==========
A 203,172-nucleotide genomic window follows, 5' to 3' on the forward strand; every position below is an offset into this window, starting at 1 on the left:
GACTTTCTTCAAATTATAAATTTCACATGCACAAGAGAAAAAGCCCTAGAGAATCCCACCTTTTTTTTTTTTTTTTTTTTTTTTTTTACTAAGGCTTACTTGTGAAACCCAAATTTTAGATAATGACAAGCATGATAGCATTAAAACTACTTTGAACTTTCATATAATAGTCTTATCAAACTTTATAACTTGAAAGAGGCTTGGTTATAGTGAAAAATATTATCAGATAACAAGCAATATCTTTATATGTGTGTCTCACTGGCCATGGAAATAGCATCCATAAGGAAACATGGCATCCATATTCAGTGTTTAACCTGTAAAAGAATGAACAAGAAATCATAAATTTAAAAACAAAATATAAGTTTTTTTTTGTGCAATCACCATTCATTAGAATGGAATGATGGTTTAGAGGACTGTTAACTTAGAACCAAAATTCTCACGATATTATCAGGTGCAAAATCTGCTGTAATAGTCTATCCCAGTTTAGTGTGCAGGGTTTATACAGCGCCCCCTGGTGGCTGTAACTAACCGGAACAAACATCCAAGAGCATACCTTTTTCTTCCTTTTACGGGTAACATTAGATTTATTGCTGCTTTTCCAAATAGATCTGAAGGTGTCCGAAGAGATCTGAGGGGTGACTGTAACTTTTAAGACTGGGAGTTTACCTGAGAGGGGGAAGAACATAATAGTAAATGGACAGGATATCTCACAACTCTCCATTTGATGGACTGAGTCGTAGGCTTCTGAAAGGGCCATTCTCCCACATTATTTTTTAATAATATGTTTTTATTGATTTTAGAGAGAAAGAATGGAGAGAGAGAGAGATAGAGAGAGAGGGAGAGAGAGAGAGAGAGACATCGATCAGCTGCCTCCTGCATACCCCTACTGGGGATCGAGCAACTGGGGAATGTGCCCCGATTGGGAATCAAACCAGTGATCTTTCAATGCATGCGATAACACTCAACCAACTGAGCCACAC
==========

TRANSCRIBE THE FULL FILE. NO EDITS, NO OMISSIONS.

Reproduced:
A 203,172-nucleotide genomic window follows, 5' to 3' on the forward strand; every position below is an offset into this window, starting at 1 on the left:
GACTTTCTTCAAATTATAAATTTCACATGCACAAGAGAAAAAGCCCTAGAGAATCCCACCTTTTTTTTTTTTTTTTTTTTTTTTTTTACTAAGGCTTACTTGTGAAACCCAAATTTTAGATAATGACAAGCATGATAGCATTAAAACTACTTTGAACTTTCATATAATAGTCTTATCAAACTTTATAACTTGAAAGAGGCTTGGTTATAGTGAAAAATATTATCAGATAACAAGCAATATCTTTATATGTGTGTCTCACTGGCCATGGAAATAGCATCCATAAGGAAACATGGCATCCATATTCAGTGTTTAACCTGTAAAAGAATGAACAAGAAATCATAAATTTAAAAACAAAATATAAGTTTTTTTTTGTGCAATCACCATTCATTAGAATGGAATGATGGTTTAGAGGACTGTTAACTTAGAACCAAAATTCTCACGATATTATCAGGTGCAAAATCTGCTGTAATAGTCTATCCCAGTTTAGTGTGCAGGGTTTATACAGCGCCCCCTGGTGGCTGTAACTAACCGGAACAAACATCCAAGAGCATACCTTTTTCTTCCTTTTACGGGTAACATTAGATTTATTGCTGCTTTTCCAAATAGATCTGAAGGTGTCCGAAGAGATCTGAGGGGTGACTGTAACTTTTAAGACTGGGAGTTTACCTGAGAGGGGGAAGAACATAATAGTAAATGGACAGGATATCTCACAACTCTCCATTTGATGGACTGAGTCGTAGGCTTCTGAAAGGGCCATTCTCCCACATTATTTTTTAATAATATGTTTTTATTGATTTTAGAGAGAAAGAATGGAGAGAGAGAGAGATAGAGAGAGAGGGAGAGAGAGAGAGAGAGACATCGATCAGCTGCCTCCTGCATACCCCTACTGGGGATCGAGCAACTGGGGAATGTGCCCCGATTGGGAATCAAACCAGTGATCTTTCAATGCATGCGATAACACTCAACCAACTGAGCCACAC